I have noticed that, in the theory of divergent series and divergent integrals, [tex] \sin ( \infty ) = 0[/tex].(adsbygoogle = window.adsbygoogle || []).push({});

For example

[itex]\sum_{n=0}^\infty \ (-1)^n = 1 - 1 + 1 - 1 ... = \frac{1}{1-(-1)} = \frac{1}{2}[/itex]

but

[itex]\sum_{n=0}^k \ (-1)^n = \frac{ - (-1)^{n} - 1}{1-(-1)}[/tex]

and taking the limit as [tex]k \rightarrow \infty[/tex] (use Euler's identity to put the negative power in trigonometric form)

[tex]- \lim_{\substack{k \rightarrow \infty}} \frac{(\cos( \pi k ) + i * \sin ( \pi k )) - 1}{2} = 1/2[/tex]

and hence that [itex]\sin ( \infty ) = \cos ( \infty ) = 0[/itex] (Equate real and imaginary parts).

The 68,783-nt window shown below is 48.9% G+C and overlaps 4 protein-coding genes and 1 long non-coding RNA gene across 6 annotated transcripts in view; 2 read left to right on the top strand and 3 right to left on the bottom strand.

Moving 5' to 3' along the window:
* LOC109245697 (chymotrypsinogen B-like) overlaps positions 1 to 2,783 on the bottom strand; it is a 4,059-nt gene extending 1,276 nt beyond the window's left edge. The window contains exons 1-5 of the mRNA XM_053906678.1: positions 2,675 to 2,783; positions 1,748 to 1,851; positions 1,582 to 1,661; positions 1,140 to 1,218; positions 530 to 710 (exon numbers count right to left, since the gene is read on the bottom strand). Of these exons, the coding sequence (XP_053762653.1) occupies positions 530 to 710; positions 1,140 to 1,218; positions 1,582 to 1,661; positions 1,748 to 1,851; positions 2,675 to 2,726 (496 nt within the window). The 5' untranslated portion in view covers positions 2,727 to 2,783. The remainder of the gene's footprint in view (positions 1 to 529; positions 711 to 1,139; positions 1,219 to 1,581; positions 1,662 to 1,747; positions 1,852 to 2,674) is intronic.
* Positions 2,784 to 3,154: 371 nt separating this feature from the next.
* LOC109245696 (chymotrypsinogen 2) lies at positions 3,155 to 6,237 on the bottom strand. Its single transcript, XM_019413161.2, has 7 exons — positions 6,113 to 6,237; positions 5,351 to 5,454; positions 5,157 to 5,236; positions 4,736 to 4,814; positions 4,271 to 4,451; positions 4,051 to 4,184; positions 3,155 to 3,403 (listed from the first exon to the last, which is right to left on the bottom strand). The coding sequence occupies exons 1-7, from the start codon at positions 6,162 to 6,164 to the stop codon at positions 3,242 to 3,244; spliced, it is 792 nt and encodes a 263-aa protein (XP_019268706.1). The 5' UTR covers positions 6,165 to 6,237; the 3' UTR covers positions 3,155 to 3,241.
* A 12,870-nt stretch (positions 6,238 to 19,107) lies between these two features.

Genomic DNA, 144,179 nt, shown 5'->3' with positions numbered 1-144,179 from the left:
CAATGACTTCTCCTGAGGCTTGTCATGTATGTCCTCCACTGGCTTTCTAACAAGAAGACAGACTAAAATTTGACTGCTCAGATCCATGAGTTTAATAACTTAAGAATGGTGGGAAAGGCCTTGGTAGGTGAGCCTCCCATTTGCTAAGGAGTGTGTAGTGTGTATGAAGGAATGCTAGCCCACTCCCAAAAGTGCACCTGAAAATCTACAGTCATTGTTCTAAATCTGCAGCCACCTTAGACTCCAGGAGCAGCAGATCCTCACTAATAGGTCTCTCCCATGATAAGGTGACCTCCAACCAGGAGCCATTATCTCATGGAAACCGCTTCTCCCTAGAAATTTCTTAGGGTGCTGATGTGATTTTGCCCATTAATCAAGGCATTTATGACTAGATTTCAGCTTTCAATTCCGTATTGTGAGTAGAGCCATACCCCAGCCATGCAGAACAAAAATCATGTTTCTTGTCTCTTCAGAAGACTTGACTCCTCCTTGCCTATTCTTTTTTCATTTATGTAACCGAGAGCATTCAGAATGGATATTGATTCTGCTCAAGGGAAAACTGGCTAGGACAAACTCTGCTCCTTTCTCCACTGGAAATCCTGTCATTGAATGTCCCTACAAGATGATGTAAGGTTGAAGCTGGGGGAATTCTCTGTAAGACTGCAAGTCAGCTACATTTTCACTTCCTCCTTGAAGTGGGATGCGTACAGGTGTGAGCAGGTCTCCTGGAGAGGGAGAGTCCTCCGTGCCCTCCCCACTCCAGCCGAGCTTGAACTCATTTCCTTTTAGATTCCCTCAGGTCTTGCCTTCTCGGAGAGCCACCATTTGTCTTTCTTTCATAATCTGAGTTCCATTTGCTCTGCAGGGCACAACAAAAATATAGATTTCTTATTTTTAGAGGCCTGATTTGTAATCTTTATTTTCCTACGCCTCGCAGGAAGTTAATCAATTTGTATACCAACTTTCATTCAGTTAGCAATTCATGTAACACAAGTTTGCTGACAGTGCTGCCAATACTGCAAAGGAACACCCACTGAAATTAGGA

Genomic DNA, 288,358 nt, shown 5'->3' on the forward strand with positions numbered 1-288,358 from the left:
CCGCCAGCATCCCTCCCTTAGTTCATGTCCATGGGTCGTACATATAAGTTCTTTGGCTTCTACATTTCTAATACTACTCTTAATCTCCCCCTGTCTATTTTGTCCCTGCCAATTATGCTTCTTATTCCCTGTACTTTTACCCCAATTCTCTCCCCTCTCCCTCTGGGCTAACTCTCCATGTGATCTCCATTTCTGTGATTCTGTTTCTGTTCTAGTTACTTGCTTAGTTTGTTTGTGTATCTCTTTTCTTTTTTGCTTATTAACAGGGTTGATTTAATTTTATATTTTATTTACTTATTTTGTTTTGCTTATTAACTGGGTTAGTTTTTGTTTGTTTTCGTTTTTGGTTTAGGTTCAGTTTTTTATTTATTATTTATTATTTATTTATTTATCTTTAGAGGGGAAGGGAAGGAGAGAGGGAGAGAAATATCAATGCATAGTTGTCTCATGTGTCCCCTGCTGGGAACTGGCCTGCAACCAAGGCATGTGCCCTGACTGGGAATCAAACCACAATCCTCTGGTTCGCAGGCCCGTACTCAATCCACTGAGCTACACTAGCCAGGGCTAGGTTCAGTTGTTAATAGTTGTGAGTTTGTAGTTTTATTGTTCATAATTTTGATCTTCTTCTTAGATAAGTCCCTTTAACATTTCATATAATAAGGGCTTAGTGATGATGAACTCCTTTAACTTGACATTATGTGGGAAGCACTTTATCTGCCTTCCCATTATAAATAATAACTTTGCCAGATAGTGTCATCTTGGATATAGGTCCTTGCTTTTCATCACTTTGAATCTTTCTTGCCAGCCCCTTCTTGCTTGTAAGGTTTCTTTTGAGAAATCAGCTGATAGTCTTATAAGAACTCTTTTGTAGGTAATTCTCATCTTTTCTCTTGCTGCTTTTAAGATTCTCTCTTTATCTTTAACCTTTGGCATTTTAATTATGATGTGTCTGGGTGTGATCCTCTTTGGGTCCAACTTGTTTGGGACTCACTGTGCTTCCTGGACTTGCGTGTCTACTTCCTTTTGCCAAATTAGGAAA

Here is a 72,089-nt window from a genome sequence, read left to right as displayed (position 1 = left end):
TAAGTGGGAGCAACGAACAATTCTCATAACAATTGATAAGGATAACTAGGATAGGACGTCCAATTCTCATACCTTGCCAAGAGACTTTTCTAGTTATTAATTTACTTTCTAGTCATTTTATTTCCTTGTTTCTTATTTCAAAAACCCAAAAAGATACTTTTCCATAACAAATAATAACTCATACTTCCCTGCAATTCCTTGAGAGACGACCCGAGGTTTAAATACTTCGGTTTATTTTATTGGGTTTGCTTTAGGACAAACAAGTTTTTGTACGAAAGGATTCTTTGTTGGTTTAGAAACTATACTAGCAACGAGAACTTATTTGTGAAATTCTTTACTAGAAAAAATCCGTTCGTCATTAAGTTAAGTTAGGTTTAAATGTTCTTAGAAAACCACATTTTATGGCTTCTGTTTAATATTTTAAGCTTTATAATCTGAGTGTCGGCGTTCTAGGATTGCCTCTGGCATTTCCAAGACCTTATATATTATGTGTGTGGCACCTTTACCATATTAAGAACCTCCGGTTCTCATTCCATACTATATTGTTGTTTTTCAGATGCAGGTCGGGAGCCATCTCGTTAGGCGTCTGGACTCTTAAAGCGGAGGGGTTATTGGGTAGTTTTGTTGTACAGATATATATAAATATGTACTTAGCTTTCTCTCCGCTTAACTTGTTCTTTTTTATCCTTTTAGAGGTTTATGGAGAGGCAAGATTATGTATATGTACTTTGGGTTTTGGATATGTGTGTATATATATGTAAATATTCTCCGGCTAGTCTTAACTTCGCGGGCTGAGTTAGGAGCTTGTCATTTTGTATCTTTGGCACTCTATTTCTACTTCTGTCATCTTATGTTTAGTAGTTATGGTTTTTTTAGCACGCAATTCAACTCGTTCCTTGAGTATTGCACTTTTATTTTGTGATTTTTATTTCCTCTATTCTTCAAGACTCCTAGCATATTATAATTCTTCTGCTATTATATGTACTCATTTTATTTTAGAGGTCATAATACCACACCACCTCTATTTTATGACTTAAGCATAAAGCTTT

What I would like to know is why this theory (that sine is zero at infinity) is not generally accepted even though it allows for such things as the solution to

[tex] \lim_{\substack{x \rightarrow \infty}} \frac{\sin ( x ) + x}{x}[/tex]

by use of l'Hospital's rule. Is there a good reason or is it simply too good of an example of a function that diverges by oscillation?

Please forgive any mistakes as this is the first time I've used LaTEX.

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# Meta-mathematical Pursuits - Sine(Infinity)

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